I’ve always had a strenuous relationship with my parents, but when I came to New Paltz and I talked with my other friends about their own relationship with their parents … I now realize that my parents were helicopters hovering over a landing zone called “growing up” and their propellers sheltered me by cutting off new experiences from the start. As I’m writing this, there’s two consistent fears in the frontal cortex of my brain:
One, my parents are obviously going to read this and I will be getting a call that I’m not looking forward to. And two, that I’m over exaggerating or dramatizing my experience because there are always going to be people who have it way worse.
Individuals should have the opportunity to find themselves as a person, to define themselves, to know what they do and don’t like, to have trials and errors when they are growing up and are not adults yet. I am an adult now, and for the first time in my life, I have the opportunity to find my own self.
The only other time I had a chance to do this was two years ago during quarantine, more importantly the summer of 2020, where I had a really deep revamp of everything I have ever known about myself and what I want in my life. I finally separated from those who were toxic thorns in my side. I finally came to terms with my sexuality and identity — I even started to take risks with that freedom.
To put things in perspective, I am the oldest of four children. I don’t doubt that my parents are very protective over their first born, their first daughter no less, knowing what kind of dangers lurk in life’s shadows. I also don’t doubt that they’re clueless as to how to navigate a mostly online and technologically advanced social climate — while also raising four kids in a busy Long Island suburban neighborhood. But to monitor my every move, with the aid of systems like Life360 and Time Screen, since I was 16 … gave me the notion that they don’t trust me enough to venture through life on my own.
I haven’t given any reason for them not to trust me, considering I was forced to become a second-mother and watch my younger siblings when they were either working or out and about, but still — this really hurt.
When I turned 18 in July, I thought that they would relinquish this technological prison encasing my phone. It wasn’t until I was in the Student Union Building with my orientation leader, figuring out my roommate situation and the DuoPush fiasco that I finally had enough. Angrily, I texted my father, “can you please turn off the Time Screen? I need to download this app and I cannot wait for your permission anymore. I’m f***ing 18.”
Side note: Time Screen is a program put in place by parents through the Apple iCloud that helps monitor your child’s app usage. The parental figure has complete control over what apps you are allowed to download and how long you should be on your phone for.
Need to contact your friends via Snapchat and Instagram? Nope, you already spent two hours on social media apps. Sorry! Want to listen to music after ten o’ clock? Nope, not possible. What if you had to message your own parents about getting a late ride home from work? Guess what? Yeah, not possible. It wouldn’t allow you. You needed a parental pin (aka permission) in order to give you JUST fifteen more minutes to do whatever you had to do.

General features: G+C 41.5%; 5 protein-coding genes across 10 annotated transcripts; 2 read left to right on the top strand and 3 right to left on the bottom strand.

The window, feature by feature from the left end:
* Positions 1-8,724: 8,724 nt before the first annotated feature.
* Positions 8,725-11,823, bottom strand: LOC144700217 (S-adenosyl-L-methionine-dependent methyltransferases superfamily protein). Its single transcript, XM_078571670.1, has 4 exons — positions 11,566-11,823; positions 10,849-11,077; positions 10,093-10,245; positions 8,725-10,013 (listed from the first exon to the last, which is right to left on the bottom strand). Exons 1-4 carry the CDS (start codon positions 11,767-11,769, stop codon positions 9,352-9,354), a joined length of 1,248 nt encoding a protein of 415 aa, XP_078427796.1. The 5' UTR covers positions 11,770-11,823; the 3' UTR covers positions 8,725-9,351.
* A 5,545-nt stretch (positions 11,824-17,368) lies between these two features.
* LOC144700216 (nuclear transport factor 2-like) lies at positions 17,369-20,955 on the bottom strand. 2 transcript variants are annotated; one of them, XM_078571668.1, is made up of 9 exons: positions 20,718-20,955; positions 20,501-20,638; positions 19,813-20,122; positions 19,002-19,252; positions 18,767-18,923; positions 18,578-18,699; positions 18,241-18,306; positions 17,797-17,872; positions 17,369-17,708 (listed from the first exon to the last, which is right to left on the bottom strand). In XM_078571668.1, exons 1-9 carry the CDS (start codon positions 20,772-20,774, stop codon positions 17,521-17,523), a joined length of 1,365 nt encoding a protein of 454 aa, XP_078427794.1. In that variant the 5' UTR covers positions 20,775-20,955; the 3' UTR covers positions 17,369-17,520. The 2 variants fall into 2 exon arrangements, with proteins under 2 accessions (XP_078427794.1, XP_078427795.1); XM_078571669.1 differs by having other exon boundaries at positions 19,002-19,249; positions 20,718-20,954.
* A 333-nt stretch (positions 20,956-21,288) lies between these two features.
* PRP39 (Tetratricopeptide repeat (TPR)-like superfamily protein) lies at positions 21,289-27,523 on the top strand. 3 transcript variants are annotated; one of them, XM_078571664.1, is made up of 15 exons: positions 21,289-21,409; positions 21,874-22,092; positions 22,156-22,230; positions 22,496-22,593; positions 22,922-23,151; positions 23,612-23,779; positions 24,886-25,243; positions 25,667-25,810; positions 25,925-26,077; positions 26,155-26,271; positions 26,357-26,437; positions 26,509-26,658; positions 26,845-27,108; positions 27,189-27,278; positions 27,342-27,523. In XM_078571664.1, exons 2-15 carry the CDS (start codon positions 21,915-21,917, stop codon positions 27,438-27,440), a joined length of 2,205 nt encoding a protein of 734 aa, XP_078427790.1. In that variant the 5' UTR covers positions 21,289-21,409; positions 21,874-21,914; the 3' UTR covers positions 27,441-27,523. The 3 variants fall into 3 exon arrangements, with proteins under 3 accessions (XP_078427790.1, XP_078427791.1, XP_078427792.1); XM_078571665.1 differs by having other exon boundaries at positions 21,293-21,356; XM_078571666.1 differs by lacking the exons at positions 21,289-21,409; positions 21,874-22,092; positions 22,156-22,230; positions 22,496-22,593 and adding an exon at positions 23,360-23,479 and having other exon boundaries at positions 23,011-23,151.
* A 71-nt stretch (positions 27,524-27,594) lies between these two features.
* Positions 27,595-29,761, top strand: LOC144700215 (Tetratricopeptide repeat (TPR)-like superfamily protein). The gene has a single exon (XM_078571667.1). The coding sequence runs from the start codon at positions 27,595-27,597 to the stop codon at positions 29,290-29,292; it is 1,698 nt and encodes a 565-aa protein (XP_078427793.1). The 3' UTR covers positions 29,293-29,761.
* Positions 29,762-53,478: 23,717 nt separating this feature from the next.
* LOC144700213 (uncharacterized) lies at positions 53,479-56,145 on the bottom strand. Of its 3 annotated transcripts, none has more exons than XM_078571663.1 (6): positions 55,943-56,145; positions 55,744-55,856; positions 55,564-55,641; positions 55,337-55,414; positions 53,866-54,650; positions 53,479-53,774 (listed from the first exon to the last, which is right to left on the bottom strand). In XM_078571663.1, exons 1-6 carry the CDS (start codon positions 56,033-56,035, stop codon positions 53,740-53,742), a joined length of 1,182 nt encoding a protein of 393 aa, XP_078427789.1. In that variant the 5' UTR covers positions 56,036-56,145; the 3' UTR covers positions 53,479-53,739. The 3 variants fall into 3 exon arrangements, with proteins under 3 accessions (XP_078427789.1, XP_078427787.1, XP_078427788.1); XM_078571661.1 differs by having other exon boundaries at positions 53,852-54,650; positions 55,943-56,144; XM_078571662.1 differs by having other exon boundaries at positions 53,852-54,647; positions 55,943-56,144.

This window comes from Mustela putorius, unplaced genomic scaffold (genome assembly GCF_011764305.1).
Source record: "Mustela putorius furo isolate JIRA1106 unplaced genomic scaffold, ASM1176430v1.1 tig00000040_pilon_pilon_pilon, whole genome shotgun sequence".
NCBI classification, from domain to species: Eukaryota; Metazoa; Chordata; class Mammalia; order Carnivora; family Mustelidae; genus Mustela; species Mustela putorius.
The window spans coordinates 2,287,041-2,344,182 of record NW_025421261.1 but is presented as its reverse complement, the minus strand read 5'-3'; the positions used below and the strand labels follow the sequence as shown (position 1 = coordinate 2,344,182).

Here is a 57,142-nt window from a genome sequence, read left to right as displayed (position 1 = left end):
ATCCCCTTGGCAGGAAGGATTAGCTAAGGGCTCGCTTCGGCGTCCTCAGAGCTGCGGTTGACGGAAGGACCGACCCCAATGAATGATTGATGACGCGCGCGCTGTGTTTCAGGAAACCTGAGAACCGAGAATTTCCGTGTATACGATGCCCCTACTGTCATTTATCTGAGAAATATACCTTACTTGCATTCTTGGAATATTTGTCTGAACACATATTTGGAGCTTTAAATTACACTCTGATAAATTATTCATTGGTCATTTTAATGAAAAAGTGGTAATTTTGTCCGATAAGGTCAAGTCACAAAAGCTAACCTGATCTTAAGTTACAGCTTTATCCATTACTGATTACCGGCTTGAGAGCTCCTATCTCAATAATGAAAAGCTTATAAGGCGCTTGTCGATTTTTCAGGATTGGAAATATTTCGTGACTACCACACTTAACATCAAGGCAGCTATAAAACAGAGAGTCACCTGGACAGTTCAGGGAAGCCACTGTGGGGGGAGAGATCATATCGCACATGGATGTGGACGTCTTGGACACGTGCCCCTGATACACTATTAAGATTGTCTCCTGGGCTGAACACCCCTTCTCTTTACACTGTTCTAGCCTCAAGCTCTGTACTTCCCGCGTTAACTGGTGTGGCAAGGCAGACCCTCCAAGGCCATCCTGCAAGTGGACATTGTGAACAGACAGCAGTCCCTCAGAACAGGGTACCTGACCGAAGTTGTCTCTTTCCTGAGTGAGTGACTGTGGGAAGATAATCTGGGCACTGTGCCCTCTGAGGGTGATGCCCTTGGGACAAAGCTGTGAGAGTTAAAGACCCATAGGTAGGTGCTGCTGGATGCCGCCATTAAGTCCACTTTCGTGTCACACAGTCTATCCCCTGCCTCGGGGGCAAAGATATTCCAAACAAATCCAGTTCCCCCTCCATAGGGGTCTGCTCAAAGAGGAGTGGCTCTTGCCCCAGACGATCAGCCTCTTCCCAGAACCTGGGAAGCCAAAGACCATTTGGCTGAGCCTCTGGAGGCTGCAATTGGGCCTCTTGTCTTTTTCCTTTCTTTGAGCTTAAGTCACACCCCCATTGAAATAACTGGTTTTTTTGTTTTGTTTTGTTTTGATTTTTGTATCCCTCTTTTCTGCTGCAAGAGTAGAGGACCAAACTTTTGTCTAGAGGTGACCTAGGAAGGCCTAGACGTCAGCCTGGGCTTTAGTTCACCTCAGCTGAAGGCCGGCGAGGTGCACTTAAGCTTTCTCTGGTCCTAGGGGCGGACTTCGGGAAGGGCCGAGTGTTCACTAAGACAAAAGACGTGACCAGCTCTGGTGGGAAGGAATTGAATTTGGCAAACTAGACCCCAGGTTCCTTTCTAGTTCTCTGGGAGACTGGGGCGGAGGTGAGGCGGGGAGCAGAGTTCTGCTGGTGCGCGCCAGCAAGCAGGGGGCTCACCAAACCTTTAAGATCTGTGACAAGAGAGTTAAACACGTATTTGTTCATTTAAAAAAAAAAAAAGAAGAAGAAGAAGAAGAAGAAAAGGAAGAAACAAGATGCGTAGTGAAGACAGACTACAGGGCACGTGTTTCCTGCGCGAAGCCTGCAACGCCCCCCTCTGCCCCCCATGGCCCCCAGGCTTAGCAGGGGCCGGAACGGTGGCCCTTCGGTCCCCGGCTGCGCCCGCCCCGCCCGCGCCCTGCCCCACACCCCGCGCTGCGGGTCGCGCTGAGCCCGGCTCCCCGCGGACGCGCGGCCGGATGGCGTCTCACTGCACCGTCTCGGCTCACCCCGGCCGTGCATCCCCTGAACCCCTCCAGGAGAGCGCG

This went on for two years.
I know what you all must be thinking: “College must be so liberating for you! You must be having the time of your life! You get to experience so many new things!”
The strange part is … it’s not. So many people my age are so much cooler than me because I haven’t done anything. My experiences are just starting to happen, while my college friends have already experienced basic-growing-up things. I feel out of the loop. And I hate FOMO. It’s the bane of my existence, my Achilles’ Heel, so to say.
I don’t know how to experience new things because I’ve been so sheltered. I’ve never had an inch of control in my life, someone held the reins for me. I feel like a fish out of water, suffocating by the potential of space. A confused, young adult trying to balance a brand new life, a growing individualized-self, along with college work and relationships.
Ever since I left my stuffy, little hometown and shared childhood bedroom, I have been cautious not to upset my parents — even though they are 80 miles away. It’s a constant struggle to make them sound better to my friends. Even now as I write this, I am still hesitating on which words to use.
When I did leave, I promised to my mother that my location will always be shared. That wasn’t a lie, Life360 is always on. Sometimes I do get calls or text messages questioning where I’m going, but they’ve definitely loosened the reins. Which I’m thankful for, don’t get me wrong, I just wish they’d done it much sooner.
Now that I’m starting to think about this more and more each day, mostly during spirals at night, because what is college life without a little self-reflection at one in the morning, when you could be out partying or be sleeping?
My parents bragged about their childhood since before I could write a sentence. My dad has practically done everything under the sun, from piercing his ears to throwing extravagant parties to pool-hopping through his old neighbor’s backyards. I always felt like I had to live up to their “growing up” expectations and experiences. But now that I’m in college, I can’t shake the fact that this is the age to be free. No matter what my parents may think.